Tory environment spokesperson faces conflict of interest claims

Ms Spelman denies any undue influence
Ms Spelman denies any undue influence

Caroline Jackson, Conservative MEP and party environment spokesperson, is facing questions about a conflict of interest over her relationship with various private companies.

Ms Jackson is a member of the European parliament's environment, consumer protection and public health committee, including a stint as chairperson between 1999 and 2004. But concerns have been raised over her position on the board of car company Peugeot Talbot and as paid consultant to food giant Mars.

While Ms Jackson resigned her Peugeot directorship upon becoming chair of the committee she maintained her role with Mars, despite being responsible for committee reports on product safety and food additives. The committee also dealt with issues pertaining to the sugar levels in sweets.

The revelations come in a new report published by pressure group SpinWatch, who have compiled a dossier of MEPs' interests despite facing severe obstacles in the form of European parliament regulations. As Tamasin Cave, a transparency activist, says in an opinion piece for politics.co.uk today, MEPs' interests are only declared in their host language, and are kept in a room in Brussels from which they cannot be removed or photocopied.


Ms Jackson's position is further complicated by her role as paid advisor to Shanks, an independent waste company based in the UK and the Netherlands.

Despite this, Ms Jackson acted as rapporteur on the environment committee for the revision of the waste framework directive, investigating the issue and reporting back to the group.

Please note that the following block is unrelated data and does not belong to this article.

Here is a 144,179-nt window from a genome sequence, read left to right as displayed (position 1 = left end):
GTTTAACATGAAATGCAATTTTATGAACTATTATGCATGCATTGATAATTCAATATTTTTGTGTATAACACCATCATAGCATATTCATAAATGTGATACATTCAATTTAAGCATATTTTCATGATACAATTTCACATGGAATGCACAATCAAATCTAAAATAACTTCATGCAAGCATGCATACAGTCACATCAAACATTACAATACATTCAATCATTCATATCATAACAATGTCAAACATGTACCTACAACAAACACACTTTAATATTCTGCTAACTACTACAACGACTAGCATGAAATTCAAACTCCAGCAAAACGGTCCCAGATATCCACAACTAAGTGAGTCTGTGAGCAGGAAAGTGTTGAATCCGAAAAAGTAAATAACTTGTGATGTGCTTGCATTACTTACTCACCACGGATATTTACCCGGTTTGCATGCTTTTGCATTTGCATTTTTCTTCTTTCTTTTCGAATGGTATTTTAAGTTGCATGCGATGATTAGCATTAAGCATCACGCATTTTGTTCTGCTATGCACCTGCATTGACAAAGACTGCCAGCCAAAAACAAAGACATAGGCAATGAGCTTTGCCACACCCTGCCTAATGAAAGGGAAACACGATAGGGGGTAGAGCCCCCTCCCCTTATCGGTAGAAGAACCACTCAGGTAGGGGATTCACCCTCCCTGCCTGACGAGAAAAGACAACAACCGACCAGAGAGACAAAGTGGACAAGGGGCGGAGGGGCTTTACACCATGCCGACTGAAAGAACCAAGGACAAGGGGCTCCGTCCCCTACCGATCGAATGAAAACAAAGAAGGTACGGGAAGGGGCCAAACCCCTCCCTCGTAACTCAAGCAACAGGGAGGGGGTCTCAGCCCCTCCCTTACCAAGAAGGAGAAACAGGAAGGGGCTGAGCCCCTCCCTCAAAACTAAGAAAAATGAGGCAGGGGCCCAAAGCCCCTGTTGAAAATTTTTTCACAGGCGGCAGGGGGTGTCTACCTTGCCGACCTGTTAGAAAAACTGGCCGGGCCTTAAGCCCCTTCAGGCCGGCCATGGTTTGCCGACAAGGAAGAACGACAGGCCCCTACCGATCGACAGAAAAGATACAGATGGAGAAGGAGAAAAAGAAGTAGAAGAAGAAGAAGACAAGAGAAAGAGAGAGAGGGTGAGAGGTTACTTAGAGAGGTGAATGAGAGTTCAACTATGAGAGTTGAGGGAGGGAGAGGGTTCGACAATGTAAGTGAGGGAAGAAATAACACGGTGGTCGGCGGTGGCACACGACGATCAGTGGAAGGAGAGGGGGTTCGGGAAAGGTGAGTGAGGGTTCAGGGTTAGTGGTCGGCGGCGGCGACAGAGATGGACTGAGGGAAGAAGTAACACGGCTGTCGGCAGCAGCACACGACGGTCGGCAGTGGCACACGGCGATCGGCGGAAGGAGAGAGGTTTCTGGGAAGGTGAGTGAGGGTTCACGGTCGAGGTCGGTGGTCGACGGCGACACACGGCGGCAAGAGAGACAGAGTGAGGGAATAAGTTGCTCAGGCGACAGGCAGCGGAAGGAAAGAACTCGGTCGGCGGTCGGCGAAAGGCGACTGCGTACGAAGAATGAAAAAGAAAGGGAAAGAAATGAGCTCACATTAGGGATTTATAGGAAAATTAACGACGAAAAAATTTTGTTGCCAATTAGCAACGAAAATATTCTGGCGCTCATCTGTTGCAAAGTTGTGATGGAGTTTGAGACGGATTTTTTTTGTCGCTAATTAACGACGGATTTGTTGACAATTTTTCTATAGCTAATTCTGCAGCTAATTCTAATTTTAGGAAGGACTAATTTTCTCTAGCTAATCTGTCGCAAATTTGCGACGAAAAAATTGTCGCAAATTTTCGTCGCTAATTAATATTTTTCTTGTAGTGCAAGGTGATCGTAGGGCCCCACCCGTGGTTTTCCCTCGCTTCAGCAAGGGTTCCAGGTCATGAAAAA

The head of the company's environmental advisory board (EAB), professor James Bridges, wrote: "The EC waste framework directive is also being revised and as the MEP within the European parliament responsible for the revision of the directive, EAB member Caroline Jackson was able to keep us updated on progress during the year.

"This will have far-reaching implications for waste management and the EAB will consider its impacts on Shanks activities in the UK and mainland Europe."

Ms Jackson's unique position meant she was rapporteur for a European parliament report whilst also acting as a consultant to a company which could be impacted by the report.

Ms Jackson maintains Shanks has no interest in incinerating waste - the main subject of her report - saying: "There is no conflict of interest because Shanks is not really involved in the kind of waste treatment activities that are touched on by the waste framework directive."

But Shanks' website says the company "remediates PCB and pesticide contaminated soil through high temperature incineration at dedicated facilities in the UK and the Netherlands".

A Tory spokesman contacted by politics.co.uk poured cold water on the findings, however.

"Caroline Jackson has made no secret of her association with Shanks," he said.

"She's not on the board of directors, she's an advisor. And in all sessions she's made it clear to the parliament and the committee her association with this company."

The SpinWatch report - Too Close for Comfort? - is designed as an opening salvo in attempts to focus attention on MEPs' various financial and political interests.

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